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The journey to save a dying art


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By Skandha Gunasekara

Pinocchio, the Italian folktale from our childhoods, is usually the first thing that pops to mind when puppets are spoken of; however the tradition of string puppeteering is very much a part of our culture with its very own Lankan twist.

Puppetry and string puppeteering has been part of Sri Lankan culture for centuries, with its roots in the south of the island. 

String puppeteering was started in the 1850s by Puppet Master Ganwari Podisirina of Amabalangoda, who held the first public string puppet show. 

As the story goes, a British knight, Sir Wales, who was visiting the island in 1922, was the first State official for whom Ganwari held a performance. Wales, who had been greatly entertained, had given Podisirina Rs. 500 and a gold biscuit soon after the show.

Generations later, Ganwari’s great grandson, Supun Chathuranga Gamini, is continuing this traditional art form and has now taken a step further by setting up Sri Lanka’s first, and only, Puppet Museum.

When travelling south from Colombo along the Galle road, while passing through the hamlet of Balapitiya, just before the town of Ambalangoda, lies Sri Lanka’s only traditional Puppet Museum. 

The museum was established in 2017, on 21 March – World Puppet Day, by the Puppeteers of Lanka organisation. Traditional Sri Lankan puppeteering originated in the south of the island, particularly in Ambalangoda and Balapitiya.

During a visit to the museum, Gamini, elaborating on his family’s contribution to string puppeteering in Sri Lanka, recalled how his great grandfather had begun the tradition of string puppet performances.

“My great grandfather, Ganwari Podisirina, gathered together all the puppet masters from the region to form a group. These individuals had various strengths in puppeteering. Some were good at carving puppets; others were proficient in painting the intricate designs and features on the puppets, while some others were good at manipulating the strings for performances. My great grandfather wanted to take this art form to the people,”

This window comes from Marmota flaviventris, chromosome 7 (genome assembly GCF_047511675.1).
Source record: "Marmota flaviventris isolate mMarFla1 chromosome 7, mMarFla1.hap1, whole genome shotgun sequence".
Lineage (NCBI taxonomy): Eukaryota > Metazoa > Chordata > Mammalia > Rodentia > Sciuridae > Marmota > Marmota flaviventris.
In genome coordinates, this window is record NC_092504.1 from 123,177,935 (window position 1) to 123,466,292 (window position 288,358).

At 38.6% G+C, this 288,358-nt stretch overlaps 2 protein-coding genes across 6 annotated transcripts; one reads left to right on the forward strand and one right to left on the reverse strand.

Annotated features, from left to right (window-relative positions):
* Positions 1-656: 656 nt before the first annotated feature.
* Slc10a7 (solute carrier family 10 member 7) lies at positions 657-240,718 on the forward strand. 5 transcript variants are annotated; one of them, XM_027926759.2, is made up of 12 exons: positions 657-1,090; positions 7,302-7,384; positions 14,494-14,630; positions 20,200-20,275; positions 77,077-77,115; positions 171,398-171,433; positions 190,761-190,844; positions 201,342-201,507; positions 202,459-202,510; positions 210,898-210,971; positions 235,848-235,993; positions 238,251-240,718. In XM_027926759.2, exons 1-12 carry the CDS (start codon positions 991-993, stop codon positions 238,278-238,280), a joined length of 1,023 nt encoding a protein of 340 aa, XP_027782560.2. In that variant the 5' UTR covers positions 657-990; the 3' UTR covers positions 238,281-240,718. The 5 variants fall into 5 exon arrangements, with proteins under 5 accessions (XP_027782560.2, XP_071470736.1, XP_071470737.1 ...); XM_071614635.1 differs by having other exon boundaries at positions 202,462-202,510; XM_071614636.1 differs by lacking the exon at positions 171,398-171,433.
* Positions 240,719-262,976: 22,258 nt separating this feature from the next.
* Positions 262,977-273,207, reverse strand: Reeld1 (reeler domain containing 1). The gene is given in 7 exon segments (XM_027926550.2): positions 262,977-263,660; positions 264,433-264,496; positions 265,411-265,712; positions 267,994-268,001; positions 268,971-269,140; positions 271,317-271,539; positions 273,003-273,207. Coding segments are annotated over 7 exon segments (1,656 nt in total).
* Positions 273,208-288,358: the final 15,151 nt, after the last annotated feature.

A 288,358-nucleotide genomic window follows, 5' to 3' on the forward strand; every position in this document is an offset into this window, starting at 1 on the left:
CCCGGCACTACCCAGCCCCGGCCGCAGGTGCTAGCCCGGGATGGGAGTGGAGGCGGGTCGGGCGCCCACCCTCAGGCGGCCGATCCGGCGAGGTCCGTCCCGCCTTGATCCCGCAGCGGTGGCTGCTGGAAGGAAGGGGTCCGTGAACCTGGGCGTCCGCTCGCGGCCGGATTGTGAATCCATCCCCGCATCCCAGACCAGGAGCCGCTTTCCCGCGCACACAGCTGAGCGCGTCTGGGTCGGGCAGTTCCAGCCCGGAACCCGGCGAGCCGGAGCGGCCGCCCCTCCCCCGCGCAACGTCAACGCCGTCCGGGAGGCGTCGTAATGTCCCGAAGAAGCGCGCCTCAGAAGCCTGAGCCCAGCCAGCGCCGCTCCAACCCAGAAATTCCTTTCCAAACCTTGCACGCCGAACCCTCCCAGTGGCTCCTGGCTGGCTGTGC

He describes how string puppeteering helped bring back Nadagam-style dramas, which, at the time, were being overshadowed by Nurti dramas.

“My grandfather Ganwari Jemis, continuing his father’s trade, held a performance at Viharamahadevi Park to celebrate Sri Lanka’s independence. This performance was witnessed by the then Prime Minister D.S. Senanayake, who thereafter awarded a gold medallion to Ganwari Jemis in appreciation. The puppet shows were Nadagam style with music and singing; this resulted in a resurgence of this form of drama.”



Gamini, who is the founder and present curator of the Puppet Museum in Balapitiya, explains how and why he decided to set up the establishment. 

“Back in 2004, my uncle, Ganwari Premin, began a puppet museum in Amabalangoda but that was destroyed that very same year by the Boxing Day tsunami. String puppeteers has become a fast-diminishing traditional art and when I was studying arts at the Peradeniya Campus I realised it was greatly underutilised; therefore I decided to set up a museum to honour and safeguard its history and ensure its future.”